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What did  authors Warren G. Bennis and Burt Nanus conclude in Leaders: The Strategies For Taking Charge about whether or not most organizations have a clear vision of goals?

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In Leaders: The Strategies for Taking Charge, Warren G. Bennis and Burt Nanus most clearly conclude in the chapter titled "Vision and Organizations" that most organizations really do not have a clear vision of their goals. The authors also lay out many reasons for the lack of clear...

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In Leaders: The Strategies for Taking Charge, Warren G. Bennis and Burt Nanus most clearly conclude in the chapter titled "Vision and Organizations" that most organizations really do not have a clear vision of their goals. The authors also lay out many reasons for the lack of clear vision. Essentially, the authors see lack of vision as being due to current society's convoluted mix of values and lifestyles as well as being influenced by complications current technology brings.

As the authors state, over time, our current society has altered its values. For one thing, while society used to emphasize the importance of family, society is now placing the importance of work above the importance of family. Society has also reinterpreted what it sees as being a high-quality life in that it stresses the importance of working hard to earn more in order to be able to buy more. Society now equates owning possessions as fulfilling the so-called American dream, which they also equate to having a high-quality life. Other values they cite as having changed are "work ethic," "social responsibility of business," "rights of minorities," as well as others (p. 86). When values change, consumer needs also change. More importantly, if no one has a clear idea of what to value, then an organization will also fail to have a clear vision of what to offer consumers and what its organization should do in order to fulfill its goals of satisfying consumer needs and being profitable. The authors further assert that society's acceptance of so many different lifestyles as "social forms and social norms" is also inhibiting organizations from obtaining a clear vision (p. 86). Each new lifestyle demands its own products; therefore, it becomes even more difficult for organizations to clearly visualize all newly needed goals.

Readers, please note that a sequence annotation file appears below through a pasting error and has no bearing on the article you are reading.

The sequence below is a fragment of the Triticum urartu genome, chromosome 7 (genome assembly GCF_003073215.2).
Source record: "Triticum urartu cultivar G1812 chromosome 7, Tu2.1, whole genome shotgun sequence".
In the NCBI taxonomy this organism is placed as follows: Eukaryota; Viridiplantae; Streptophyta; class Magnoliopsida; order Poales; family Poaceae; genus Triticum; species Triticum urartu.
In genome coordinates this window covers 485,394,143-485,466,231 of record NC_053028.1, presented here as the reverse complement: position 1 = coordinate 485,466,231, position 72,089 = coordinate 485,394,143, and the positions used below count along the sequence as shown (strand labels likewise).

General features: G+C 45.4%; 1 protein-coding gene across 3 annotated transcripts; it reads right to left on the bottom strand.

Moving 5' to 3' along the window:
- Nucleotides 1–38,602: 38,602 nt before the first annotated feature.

Finally, Bennis and Nanus further argue that the increases in technology have also muddied up the ability to see goals. Each new technological innovation has not only created a new product for our use, it has also created a brand new specialized expert who is primarily responsible for the innovation. The problem innovation brings is that, with each innovation, we also need more technical workers, and the task of finding more technical workers slows down production, which also makes it more difficult for organizations to visualize their goals.

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